I’ve had that song (see blog title) in my head all week. It’s from the old Broadway musical Carousel. It had some good Rodgers and Hammerstein tunes but a terrible storyline and unsympathetic characters. It just goes to show that you shouldn’t throw the baby out with the bathwater.
I worked in the garden several mornings this week because of good weather, my schedule permitted it, and I physically felt good enough to stay with it. Thanks be to God! I try to complete most of my serious gardening by July 4th, so I only have another month to finish some major tasks.
The bed on the south side of the house has some new annuals and perennials, along with returning plants that have made this their home for years. The top photo shows one end of the bed.
Can you see the dog-shaped planter? I love this little bit of whimsy, among other things, in that same flower bed.
I still have a few daylilies blooming, but they’re fading fast. I’ve added a couple more Stella d’oros (the little yellow ones) since they’re supposed to be repeat bloomers.
My mother gave me three Crinums about thirty years ago. These giant bulbs are old southern favorites. Unfortunately, I have only one left due to my mismanagement and neglect. I’m trying to take better care of it now, especially since they sell for up to $30.00 per bulb. The one you see above is known as Milk and Wine Lily.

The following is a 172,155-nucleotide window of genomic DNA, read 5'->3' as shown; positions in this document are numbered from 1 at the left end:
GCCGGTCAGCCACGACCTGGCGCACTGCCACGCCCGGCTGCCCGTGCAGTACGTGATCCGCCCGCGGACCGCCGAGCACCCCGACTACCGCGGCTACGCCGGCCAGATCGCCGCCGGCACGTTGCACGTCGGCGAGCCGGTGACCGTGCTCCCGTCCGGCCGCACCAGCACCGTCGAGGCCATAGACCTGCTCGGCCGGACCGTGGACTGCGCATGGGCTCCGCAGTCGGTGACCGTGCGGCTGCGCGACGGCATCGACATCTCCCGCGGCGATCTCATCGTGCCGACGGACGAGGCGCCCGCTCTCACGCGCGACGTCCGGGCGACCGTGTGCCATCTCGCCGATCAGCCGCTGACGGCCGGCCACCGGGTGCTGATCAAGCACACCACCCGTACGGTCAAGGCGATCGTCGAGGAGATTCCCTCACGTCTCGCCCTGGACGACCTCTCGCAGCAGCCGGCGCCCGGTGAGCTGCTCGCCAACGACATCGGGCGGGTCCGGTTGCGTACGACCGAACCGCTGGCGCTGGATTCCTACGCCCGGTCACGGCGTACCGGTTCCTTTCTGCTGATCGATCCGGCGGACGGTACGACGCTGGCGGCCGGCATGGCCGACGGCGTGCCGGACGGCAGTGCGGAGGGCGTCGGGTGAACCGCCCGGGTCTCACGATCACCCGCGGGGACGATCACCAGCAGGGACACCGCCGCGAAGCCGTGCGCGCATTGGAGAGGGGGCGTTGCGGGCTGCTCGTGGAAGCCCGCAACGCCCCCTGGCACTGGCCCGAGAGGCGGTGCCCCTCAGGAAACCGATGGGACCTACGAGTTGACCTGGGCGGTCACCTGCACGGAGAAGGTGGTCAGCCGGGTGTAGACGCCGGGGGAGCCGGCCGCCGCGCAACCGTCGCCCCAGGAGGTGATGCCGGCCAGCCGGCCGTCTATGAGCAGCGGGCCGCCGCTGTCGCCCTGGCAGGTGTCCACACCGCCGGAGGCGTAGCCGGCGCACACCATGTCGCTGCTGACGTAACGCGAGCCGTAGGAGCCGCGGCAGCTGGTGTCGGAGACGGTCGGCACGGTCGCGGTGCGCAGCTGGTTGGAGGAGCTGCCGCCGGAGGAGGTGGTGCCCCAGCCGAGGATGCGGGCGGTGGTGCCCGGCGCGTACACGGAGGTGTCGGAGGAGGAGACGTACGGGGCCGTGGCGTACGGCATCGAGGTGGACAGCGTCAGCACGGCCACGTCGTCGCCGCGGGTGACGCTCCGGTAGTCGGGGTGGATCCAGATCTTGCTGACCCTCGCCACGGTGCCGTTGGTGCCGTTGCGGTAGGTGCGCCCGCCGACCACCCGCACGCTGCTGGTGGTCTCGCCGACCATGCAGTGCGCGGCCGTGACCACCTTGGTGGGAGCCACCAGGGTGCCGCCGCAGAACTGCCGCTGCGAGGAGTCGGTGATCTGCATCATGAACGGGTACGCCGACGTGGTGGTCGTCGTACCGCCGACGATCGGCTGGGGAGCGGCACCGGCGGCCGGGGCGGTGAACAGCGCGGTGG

I’m trying some coneflowers in new places and have added this yellow Lemon Cream to the regular purple ones. I know they’re supposed to be easy to grow, but I’ve had trouble getting them to thrive. My yard has more shade than sun now, so space for these is limited.
Lastly, my knockout rose is getting a second wind after its first flush of blooms from April died back. Behind the rose bush, you see the gardenia is still blooming, and blue hydrangeas are really showing out.
June is coming in like gangbusters, whatever that means. The heat and humidity are rising quickly, and the rainy season seems to be slowing down. Every week is different, and the garden is constantly evolving, with or without my help.
Things change fast, even overnight. My daily morning walk around the yard always reveals good and unsatisfactory surprises. Of course, I’ll continue to water, pull weeds, deadhead spent blooms, and learn to co-exist with the abundance of garter snakes. But you can’t throw the baby out with the bathwater.